Should euthanasia be legalised?

Essay by c3real August 2006

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Amidst the drastic advances in technology, the issue of personal right and freedom has become highly controversial. People want to ensure control over their own lives, and death. This is where the topic of whether or not euthanasia should be made legal comes in. It is widely believed that patients with terminal illness have only two options, which are either die slowly and painfully or quickly and painlessly, through euthanasia. In fact, there is a middle way, that of creative and compassionate caring. We need to realise that in cases where the patient's physical, emotional and spiritual needs are met, very few resort to euthanasia. Our priority should be on finding means to alleviate their afflictions, not on assisting suicide. History has shown that legalised euthanasia threatens society as a whole. Patients can be coerced and exploited, medical research can be headed the wrong direction, and these are followed by involuntary euthanasia.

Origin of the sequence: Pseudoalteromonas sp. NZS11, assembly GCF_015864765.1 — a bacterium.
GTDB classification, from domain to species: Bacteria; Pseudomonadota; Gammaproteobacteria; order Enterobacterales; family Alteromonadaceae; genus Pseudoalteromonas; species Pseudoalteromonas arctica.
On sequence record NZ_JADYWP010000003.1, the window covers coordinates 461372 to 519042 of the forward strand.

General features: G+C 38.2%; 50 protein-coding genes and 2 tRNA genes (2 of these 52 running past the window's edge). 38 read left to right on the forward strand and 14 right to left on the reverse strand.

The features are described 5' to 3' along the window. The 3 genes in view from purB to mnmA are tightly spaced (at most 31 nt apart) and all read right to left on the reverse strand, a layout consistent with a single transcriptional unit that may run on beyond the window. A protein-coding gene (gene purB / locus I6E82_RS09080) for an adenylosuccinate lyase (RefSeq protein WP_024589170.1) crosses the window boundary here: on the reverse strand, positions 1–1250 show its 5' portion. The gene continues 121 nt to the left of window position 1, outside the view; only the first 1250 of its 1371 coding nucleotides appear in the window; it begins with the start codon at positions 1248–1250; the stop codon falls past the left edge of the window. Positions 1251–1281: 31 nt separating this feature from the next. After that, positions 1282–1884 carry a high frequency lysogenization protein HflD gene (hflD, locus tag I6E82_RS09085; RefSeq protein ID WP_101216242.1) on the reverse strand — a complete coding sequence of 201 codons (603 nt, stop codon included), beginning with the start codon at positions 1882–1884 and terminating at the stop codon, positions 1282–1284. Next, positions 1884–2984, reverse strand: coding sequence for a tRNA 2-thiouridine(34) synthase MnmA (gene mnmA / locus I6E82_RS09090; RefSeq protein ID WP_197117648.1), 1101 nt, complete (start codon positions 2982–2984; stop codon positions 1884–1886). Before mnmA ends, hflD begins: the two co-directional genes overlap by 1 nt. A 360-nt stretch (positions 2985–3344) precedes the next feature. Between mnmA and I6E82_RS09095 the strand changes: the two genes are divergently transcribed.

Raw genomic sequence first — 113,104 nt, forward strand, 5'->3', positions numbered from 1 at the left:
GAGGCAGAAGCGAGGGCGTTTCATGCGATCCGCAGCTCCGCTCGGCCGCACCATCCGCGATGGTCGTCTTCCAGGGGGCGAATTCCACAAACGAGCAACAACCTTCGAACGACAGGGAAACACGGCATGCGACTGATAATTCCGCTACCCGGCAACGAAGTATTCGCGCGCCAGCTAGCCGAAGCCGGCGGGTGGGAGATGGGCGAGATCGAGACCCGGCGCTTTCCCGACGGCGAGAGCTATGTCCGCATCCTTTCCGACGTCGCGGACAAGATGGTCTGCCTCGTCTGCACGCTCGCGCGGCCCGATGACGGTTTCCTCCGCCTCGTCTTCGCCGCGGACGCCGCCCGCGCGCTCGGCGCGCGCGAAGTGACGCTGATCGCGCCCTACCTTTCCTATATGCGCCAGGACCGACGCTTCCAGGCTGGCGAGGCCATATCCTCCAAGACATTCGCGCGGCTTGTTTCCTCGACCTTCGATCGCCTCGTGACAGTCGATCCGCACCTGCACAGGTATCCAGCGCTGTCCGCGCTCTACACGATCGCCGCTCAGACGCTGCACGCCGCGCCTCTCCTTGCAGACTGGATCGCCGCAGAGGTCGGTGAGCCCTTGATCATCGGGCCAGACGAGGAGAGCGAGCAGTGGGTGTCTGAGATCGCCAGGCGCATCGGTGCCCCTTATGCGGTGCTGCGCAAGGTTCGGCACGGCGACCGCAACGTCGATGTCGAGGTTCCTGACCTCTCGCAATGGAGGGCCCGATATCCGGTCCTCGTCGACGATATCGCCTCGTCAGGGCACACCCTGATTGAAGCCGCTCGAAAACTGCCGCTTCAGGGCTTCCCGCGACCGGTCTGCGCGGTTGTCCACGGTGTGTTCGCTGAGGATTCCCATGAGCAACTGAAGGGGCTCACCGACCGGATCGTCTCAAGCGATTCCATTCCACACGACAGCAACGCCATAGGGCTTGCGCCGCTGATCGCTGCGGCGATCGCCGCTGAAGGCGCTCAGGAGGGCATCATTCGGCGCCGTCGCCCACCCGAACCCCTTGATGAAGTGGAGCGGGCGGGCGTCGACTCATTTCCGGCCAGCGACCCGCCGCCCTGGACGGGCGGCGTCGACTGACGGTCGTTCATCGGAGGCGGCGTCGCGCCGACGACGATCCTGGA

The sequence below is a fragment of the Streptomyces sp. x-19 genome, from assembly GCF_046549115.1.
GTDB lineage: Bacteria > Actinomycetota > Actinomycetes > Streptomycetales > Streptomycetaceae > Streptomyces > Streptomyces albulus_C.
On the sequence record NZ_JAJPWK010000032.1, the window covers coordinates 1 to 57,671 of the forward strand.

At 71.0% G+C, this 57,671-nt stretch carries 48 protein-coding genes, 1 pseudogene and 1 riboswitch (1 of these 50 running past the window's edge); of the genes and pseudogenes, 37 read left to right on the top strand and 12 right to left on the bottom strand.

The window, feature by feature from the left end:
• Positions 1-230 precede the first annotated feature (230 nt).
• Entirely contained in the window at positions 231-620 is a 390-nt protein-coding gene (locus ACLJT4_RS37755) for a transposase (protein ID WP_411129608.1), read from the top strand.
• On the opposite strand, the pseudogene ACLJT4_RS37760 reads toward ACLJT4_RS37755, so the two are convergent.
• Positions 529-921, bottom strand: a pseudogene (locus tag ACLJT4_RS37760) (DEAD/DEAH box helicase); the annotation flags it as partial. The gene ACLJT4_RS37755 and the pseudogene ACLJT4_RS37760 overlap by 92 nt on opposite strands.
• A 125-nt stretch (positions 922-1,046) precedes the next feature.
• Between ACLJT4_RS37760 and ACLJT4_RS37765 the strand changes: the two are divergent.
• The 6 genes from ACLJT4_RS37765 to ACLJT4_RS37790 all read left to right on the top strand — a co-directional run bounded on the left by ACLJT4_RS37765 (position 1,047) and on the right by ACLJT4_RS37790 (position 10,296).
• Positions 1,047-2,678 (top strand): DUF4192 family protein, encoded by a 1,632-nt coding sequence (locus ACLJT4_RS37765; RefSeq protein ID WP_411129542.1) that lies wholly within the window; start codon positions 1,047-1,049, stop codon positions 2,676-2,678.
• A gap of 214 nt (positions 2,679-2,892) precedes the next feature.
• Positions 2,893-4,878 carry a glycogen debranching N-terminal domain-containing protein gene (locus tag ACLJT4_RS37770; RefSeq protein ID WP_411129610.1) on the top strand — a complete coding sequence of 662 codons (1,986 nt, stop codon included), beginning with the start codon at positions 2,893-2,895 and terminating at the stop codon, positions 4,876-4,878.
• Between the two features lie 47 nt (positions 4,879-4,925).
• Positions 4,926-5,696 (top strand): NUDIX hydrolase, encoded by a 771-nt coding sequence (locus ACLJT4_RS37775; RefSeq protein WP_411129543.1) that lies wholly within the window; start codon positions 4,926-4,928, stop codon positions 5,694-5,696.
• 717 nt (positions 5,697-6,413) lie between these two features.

Thus euthanasia should not be legalized. I will prove that, looking deeper into the matter, the legalisation of euthanasia has disastrous effects that will deprive every individual of his or her personal rights and freedom.

A person suffering from an acute illness lacks the knowledge of the means and skills to relieve his symptoms. The people who are involved with terminally ill patients acknowledge that they often suffer from anxiety over the effects their illness is having on others, thus causing depression, and a false sense of self-worthlessness. If euthanasia were to be legalized, these patients would readily give consent for fear of burdening their loved ones. They feel obliged to die. Such people whose requests are turned down are most grateful after going through effective symptom relief programmes. They are also able to adapt to their disabilities, which they had previously found impossible to cope with. A...